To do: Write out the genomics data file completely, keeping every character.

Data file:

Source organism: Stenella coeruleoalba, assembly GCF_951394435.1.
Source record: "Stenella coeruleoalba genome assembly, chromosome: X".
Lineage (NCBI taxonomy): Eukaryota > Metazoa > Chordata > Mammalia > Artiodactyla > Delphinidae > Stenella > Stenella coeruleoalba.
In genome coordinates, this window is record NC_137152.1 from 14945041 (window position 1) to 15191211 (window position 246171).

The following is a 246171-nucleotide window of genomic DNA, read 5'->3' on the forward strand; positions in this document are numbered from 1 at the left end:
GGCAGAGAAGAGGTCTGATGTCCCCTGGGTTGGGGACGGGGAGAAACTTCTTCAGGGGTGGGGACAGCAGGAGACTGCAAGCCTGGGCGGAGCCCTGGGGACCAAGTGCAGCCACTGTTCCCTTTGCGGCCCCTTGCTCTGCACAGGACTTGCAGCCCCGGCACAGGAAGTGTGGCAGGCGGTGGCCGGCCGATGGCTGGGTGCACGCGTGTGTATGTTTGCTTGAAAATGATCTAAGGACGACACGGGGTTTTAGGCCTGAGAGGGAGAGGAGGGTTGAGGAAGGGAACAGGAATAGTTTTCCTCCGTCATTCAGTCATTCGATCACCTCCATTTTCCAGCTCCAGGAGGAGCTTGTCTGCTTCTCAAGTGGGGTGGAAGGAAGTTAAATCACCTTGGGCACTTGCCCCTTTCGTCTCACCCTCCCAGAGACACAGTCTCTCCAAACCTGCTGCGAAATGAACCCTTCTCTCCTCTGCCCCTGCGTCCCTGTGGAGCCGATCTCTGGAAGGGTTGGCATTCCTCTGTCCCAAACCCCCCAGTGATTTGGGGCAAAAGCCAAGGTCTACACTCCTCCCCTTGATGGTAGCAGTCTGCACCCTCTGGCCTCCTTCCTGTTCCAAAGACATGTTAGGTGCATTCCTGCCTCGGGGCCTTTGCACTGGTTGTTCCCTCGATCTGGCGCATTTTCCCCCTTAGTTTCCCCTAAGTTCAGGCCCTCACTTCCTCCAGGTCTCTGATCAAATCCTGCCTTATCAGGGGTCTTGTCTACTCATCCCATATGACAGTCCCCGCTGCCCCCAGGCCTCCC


Source organism: Stenella coeruleoalba, assembly GCF_951394435.1.
Source record: "Stenella coeruleoalba genome assembly, chromosome: X".
Lineage (NCBI taxonomy): Eukaryota > Metazoa > Chordata > Mammalia > Artiodactyla > Delphinidae > Stenella > Stenella coeruleoalba.
In genome coordinates, this window is record NC_137152.1 from 14945041 (window position 1) to 15191211 (window position 246171).

The following is a 246171-nucleotide window of genomic DNA, read 5'->3' on the forward strand; positions in this document are numbered from 1 at the left end:
GGCAGAGAAGAGGTCTGATGTCCCCTGGGTTGGGGACGGGGAGAAACTTCTTCAGGGGTGGGGACAGCAGGAGACTGCAAGCCTGGGCGGAGCCCTGGGGACCAAGTGCAGCCACTGTTCCCTTTGCGGCCCCTTGCTCTGCACAGGACTTGCAGCCCCGGCACAGGAAGTGTGGCAGGCGGTGGCCGGCCGATGGCTGGGTGCACGCGTGTGTATGTTTGCTTGAAAATGATCTAAGGACGACACGGGGTTTTAGGCCTGAGAGGGAGAGGAGGGTTGAGGAAGGGAACAGGAATAGTTTTCCTCCGTCATTCAGTCATTCGATCACCTCCATTTTCCAGCTCCAGGAGGAGCTTGTCTGCTTCTCAAGTGGGGTGGAAGGAAGTTAAATCACCTTGGGCACTTGCCCCTTTCGTCTCACCCTCCCAGAGACACAGTCTCTCCAAACCTGCTGCGAAATGAACCCTTCTCTCCTCTGCCCCTGCGTCCCTGTGGAGCCGATCTCTGGAAGGGTTGGCATTCCTCTGTCCCAAACCCCCCAGTGATTTGGGGCAAAAGCCAAGGTCTACACTCCTCCCCTTGATGGTAGCAGTCTGCACCCTCTGGCCTCCTTCCTGTTCCAAAGACATGTTAGGTGCATTCCTGCCTCGGGGCCTTTGCACTGGTTGTTCCCTCGATCTGGCGCATTTTCCCCCTTAGTTTCCCCTAAGTTCAGGCCCTCACTTCCTCCAGGTCTCTGATCAAATCCTGCCTTATCAGGGGTCTTGTCTACTCATCCCATATGACAGTCCCCGCTGCCCCCAGGCCTCCC